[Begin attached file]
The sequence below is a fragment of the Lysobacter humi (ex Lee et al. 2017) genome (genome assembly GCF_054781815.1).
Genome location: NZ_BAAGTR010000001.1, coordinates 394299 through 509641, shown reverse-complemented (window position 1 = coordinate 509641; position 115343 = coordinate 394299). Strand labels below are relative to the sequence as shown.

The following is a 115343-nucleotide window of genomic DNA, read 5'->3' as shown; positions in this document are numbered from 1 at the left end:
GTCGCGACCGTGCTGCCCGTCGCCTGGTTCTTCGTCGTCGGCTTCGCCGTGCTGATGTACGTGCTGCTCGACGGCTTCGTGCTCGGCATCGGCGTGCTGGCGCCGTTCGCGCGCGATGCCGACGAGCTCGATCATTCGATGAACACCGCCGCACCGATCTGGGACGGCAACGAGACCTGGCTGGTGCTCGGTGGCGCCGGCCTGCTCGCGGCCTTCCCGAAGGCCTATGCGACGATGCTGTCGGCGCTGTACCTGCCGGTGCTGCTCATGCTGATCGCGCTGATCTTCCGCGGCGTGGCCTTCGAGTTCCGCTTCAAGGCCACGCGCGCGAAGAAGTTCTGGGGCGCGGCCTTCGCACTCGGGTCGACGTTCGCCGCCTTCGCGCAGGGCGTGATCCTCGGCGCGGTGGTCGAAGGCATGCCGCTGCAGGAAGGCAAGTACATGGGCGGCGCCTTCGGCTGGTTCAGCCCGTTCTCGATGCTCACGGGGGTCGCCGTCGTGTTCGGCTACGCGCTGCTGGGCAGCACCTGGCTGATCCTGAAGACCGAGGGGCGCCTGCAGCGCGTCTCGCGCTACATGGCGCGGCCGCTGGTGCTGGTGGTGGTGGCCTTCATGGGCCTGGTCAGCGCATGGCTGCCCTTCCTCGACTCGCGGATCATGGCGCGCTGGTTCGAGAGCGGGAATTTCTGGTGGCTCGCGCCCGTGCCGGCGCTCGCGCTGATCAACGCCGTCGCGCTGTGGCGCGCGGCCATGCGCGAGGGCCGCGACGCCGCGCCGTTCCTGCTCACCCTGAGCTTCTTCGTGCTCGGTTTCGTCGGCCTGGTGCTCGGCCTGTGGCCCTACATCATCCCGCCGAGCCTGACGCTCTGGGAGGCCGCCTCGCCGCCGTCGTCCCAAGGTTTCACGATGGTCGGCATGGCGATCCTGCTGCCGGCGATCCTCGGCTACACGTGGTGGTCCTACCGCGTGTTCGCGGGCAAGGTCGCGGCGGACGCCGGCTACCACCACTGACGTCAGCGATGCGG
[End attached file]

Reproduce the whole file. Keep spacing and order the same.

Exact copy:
The sequence below is a fragment of the Lysobacter humi (ex Lee et al. 2017) genome (genome assembly GCF_054781815.1).
Genome location: NZ_BAAGTR010000001.1, coordinates 394299 through 509641, shown reverse-complemented (window position 1 = coordinate 509641; position 115343 = coordinate 394299). Strand labels below are relative to the sequence as shown.

The following is a 115343-nucleotide window of genomic DNA, read 5'->3' as shown; positions in this document are numbered from 1 at the left end:
GTCGCGACCGTGCTGCCCGTCGCCTGGTTCTTCGTCGTCGGCTTCGCCGTGCTGATGTACGTGCTGCTCGACGGCTTCGTGCTCGGCATCGGCGTGCTGGCGCCGTTCGCGCGCGATGCCGACGAGCTCGATCATTCGATGAACACCGCCGCACCGATCTGGGACGGCAACGAGACCTGGCTGGTGCTCGGTGGCGCCGGCCTGCTCGCGGCCTTCCCGAAGGCCTATGCGACGATGCTGTCGGCGCTGTACCTGCCGGTGCTGCTCATGCTGATCGCGCTGATCTTCCGCGGCGTGGCCTTCGAGTTCCGCTTCAAGGCCACGCGCGCGAAGAAGTTCTGGGGCGCGGCCTTCGCACTCGGGTCGACGTTCGCCGCCTTCGCGCAGGGCGTGATCCTCGGCGCGGTGGTCGAAGGCATGCCGCTGCAGGAAGGCAAGTACATGGGCGGCGCCTTCGGCTGGTTCAGCCCGTTCTCGATGCTCACGGGGGTCGCCGTCGTGTTCGGCTACGCGCTGCTGGGCAGCACCTGGCTGATCCTGAAGACCGAGGGGCGCCTGCAGCGCGTCTCGCGCTACATGGCGCGGCCGCTGGTGCTGGTGGTGGTGGCCTTCATGGGCCTGGTCAGCGCATGGCTGCCCTTCCTCGACTCGCGGATCATGGCGCGCTGGTTCGAGAGCGGGAATTTCTGGTGGCTCGCGCCCGTGCCGGCGCTCGCGCTGATCAACGCCGTCGCGCTGTGGCGCGCGGCCATGCGCGAGGGCCGCGACGCCGCGCCGTTCCTGCTCACCCTGAGCTTCTTCGTGCTCGGTTTCGTCGGCCTGGTGCTCGGCCTGTGGCCCTACATCATCCCGCCGAGCCTGACGCTCTGGGAGGCCGCCTCGCCGCCGTCGTCCCAAGGTTTCACGATGGTCGGCATGGCGATCCTGCTGCCGGCGATCCTCGGCTACACGTGGTGGTCCTACCGCGTGTTCGCGGGCAAGGTCGCGGCGGACGCCGGCTACCACCACTGACGTCAGCGATGCGG